Hamba Kahle, KK!
Kenneth Kaunda, first president of independent Zambia, died on 17 June. Like most of his peers, Kaunda embodied the ambiguities and contradictions of a generation leading the struggle for self-determination, human rights and democracy against an oppressive colonial regime, who once in power reproduced some of the repressive features to maintain control, writes NAI Senior Research Associate Henning Melber.
One of the last of the first generation of African nationalists leading their countries to Independence has left this world. On 17 June Kenneth Kaunda (fondly dubbed KK) died age 97 in a Lusaka hospital of pneumonia. Like others – such as Kwame Nkrumah, Sekou Touré, Leopold Sedar Senghor, Yomo Kenyatta, Julius Nyerere, and Seretse Khama - he personified the “winds of change”, which since the late 1950s swept across the African continent. His peers also included leaders of the ongoing anti-colonial struggles in Southern Africa: Agostinho Neto, Samora Machel, Joshua Nkomo, Robert Mugabe, Nelson Mandela and Oliver Tambo as well as the still alive Sam Nujoma.
From 1964 to 1991 president of Zambia (the former Northern Rhodesia) as a “front line state”, KK was willing to practice solidarity with the continued struggle against white minority rule in the neighboring countries. This came at high costs and sacrifices for his own country and people, subjected to destabilization and military attacks by the Rhodesian and South African forces. In the 1970s Lusaka hosted the Liberation Centre as a headquarter for the anti-colonial movements. Zambia also provided sites for camps. This was not free from dilemmas. KK as a follower of Mahatma Gandhi’s non-violence was at pain to deal with the bloody internal power struggles in some of the organizations, as he confirmed in a conversation with Tor Sellström for the Nordic Africa Institute’s volumes on Nordic support to the liberation struggles External link, opens in new window. .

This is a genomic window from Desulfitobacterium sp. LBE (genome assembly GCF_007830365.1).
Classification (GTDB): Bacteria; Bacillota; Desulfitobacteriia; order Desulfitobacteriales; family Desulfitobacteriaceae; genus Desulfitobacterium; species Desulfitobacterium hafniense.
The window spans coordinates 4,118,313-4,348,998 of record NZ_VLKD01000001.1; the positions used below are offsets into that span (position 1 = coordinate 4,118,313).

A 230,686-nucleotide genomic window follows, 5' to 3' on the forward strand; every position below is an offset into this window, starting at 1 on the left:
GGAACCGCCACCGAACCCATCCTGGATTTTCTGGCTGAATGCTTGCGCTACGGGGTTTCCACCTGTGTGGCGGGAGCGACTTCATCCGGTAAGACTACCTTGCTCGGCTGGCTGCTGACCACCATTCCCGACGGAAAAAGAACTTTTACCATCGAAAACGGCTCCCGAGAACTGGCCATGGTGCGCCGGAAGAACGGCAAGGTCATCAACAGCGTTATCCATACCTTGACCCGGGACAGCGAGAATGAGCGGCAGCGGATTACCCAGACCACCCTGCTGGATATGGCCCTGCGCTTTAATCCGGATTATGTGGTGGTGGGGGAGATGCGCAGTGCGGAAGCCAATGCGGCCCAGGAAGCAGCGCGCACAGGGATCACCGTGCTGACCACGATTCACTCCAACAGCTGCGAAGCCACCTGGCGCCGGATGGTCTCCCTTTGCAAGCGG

Like most of his peers he embodied the ambiguities and contradictions of a generation leading the struggle for self-determination, human rights and democracy against an oppressive colonial regime, who once in power reproduced some of the repressive features to maintain control. Under his presidency, all other parties were banned. Zambia was turned into a one-party-state in 1972. Opposition movements (such a student protests) were facing severe intimidation.
But KK, guided by a strong Christian belief, was not the stubborn autocrat like some fellow nationalist leaders. He entered the “hall of fame” not only for his brand of African humanism External link, opens in new window., but mainly for gracefully accepting defeat at the ballot boxes. After growing opposition, he allowed democratic elections, which he lost in 1991. He then vacated office in style. As another exceptional display of his ability to face realities, he had publicly announced in 1987 that one of his sons had died of AIDS External link, opens in new window.. While others in the region remained for years in denial, he openly campaigned to fight the pandemic.
Many thoughtful obituaries testify to his ambivalent legacy deserving a fair tribute: for the Daily Maverick External link, opens in new window. he was a “flawed giant who squared up to colonialism and Aids”; the Irish Times External link, opens in new window. recognized a “patriarch of African independence”; Stephen Chan External link, opens in new window. applauded a “philosopher king who fell with dignity” ; and The Round Table External link, opens in new window. paid farewell to a “giant of African nationalism and benign autocrat”.
- Hamba kahle (go well), KK!